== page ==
Cool stuff. As silly as they were, I always enjoyed the old Grantray-Lawrence/Ralph Bakshi Spidey reruns, along with Super Friends and Johnny Quest. Plus The Bug Bunny Road Runner Hour, before the stuff got over-exposed to death in syndication.

Glad to hear kids can still enjoy those old shows.

John Foley said...

That's... ALCOHOL!!!

Harvey Jerkwater said...

A bitter childhood memory: how many Saturday mornings Spider-Man and His Amazing Friends were pre-empted for "special news reports" about President Reagan's colon operations.

I'm not joking. It happened several times.

I didn't give a damn about presidential butthole polyps! I wanted Spider-Man, dang it!

Siskoid said...

We had the same childhood.

On the podcast, which I loved as usual - and hey, you did answer my question about panelist vs. blogger, so why wouldn't I? - you all derided your speaking performances, but listen, you're my favorite "character" on there, so you must be better than you think.

And remember: Make sure Aunt May never dusts the fireplace mantle!

SallyP said...

I...I miss Saturday mornings. There was also Jonny Quest and Space Ghost, and Zorro and Tarzan and stuff. And all those terrible, wonderful Hanna-Barbera creations.

*sigh*

Lois Lane said...

Oh yeah, so true! I had a similar moment recently, when I gave my 4 year old son a DVD of the "New Adventures of Batman" cartoons from the 1970s to watch during a cross country flight. He was mesmerized.

Devon said...

RLSims:

I know. I lived in Washington DC as a kid and they would play Looney Tunes morning and afternoon here.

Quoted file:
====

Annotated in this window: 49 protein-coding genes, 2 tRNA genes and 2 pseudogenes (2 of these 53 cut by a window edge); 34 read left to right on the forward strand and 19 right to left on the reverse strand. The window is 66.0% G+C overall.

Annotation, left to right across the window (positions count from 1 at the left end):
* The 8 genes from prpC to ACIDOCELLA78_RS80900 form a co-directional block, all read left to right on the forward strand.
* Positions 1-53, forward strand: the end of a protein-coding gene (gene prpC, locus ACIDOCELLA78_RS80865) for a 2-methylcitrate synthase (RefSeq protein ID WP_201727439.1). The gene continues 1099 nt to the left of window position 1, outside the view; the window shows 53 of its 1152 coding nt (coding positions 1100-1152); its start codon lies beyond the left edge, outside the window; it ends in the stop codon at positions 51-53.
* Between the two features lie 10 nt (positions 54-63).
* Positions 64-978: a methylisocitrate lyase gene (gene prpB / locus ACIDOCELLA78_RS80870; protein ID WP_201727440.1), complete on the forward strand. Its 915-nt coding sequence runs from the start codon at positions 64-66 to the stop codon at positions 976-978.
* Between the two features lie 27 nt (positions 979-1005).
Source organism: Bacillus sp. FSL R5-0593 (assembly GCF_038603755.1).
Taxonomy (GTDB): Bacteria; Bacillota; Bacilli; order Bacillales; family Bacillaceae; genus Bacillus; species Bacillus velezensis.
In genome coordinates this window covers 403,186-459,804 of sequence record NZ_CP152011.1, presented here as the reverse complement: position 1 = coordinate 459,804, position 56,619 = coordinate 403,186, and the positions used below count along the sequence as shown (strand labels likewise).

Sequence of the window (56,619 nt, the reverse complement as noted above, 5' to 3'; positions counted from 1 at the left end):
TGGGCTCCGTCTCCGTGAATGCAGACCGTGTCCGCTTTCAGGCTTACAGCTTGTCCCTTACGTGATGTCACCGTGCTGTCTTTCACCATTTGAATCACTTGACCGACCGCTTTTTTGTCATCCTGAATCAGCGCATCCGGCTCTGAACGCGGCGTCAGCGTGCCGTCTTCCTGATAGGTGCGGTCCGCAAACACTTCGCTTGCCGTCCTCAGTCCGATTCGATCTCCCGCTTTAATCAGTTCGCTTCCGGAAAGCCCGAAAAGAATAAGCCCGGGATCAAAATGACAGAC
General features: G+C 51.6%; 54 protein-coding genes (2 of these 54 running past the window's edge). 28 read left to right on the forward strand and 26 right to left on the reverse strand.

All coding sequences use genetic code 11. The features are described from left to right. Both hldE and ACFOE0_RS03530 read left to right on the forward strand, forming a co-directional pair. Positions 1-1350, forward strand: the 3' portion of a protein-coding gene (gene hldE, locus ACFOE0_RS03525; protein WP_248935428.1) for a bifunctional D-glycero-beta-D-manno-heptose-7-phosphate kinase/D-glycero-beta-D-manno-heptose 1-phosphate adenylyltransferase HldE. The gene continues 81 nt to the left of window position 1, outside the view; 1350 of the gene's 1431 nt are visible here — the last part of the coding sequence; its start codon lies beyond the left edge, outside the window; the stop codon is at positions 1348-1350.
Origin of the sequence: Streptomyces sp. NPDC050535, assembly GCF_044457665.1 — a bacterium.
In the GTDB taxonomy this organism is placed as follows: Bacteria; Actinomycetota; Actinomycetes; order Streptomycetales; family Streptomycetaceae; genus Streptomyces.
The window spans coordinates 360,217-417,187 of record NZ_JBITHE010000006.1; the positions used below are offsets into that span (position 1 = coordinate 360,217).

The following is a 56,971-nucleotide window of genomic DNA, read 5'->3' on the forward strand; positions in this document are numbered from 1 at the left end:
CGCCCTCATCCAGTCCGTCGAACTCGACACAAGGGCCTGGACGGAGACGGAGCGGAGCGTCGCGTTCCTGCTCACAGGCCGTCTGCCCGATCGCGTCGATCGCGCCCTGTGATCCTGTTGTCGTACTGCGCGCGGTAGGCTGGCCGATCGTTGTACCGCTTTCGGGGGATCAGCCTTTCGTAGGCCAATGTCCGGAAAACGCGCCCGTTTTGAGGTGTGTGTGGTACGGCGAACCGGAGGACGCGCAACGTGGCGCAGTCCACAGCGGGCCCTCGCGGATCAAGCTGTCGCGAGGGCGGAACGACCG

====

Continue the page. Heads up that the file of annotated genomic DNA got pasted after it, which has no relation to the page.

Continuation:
I suspect that's why my fascination with Bugs and the gang diminished as I got older, due to their constant overexposure here.

Harvey:

If I remember right, Wimbeldon was also a major pain in the ass, as well.

Siskoid:

Thanks, as always!

SallyP:

I'll take a an hour of Super Friends over a whole season of almost anything... except maybe, Goldie Gold and Action Jack.

Lois Lane:

The classic's never go out of style. ;)

Andrew said...

You know I'm not even up to my mid-twenties, but I have only the fondest memories of my Saturday mornings as well....

Marvel Action Hour (FF & Iron Man; the second season of each was actually good), Spider-Man, X-Men, Batman, The Tick, TMNT, Ghostbusters, Animaniacs, etc etc... (not to mention all the reruns of old-school stuff you and EVEN older generations enjoyed)

Basically, everything that got me interested in comics in the first place.

All that said, I did eventually have to miss an hour or two of my Saturdays every time I couldn't get out of soccer practice. But trust me...I had my priorities straight.

verification word: bcocwhy? I'm sorry but that's a question I just _don't_ want to answer.

K26dp said...

My four-year-old is all about the Legion Of Doom these days. I just ordered Superfriends: SuperPowers for him.

It's amazing how much he prefers the cartoons of my youth to the cartoons of today. He's all about the Superfriends, Scooby-Doo, and Schoolhouse Rock.

Jeremeyes said...

I'm 25 and there were incredible marathons of saturday morning cartoons when I was a kid! Johnny Quest, Flintstones, Jetsons, Spider-Man, X-Men, the old Superman cartoon, all the looney tunes stuff, Saturday mornings were great in the 80's and 90's.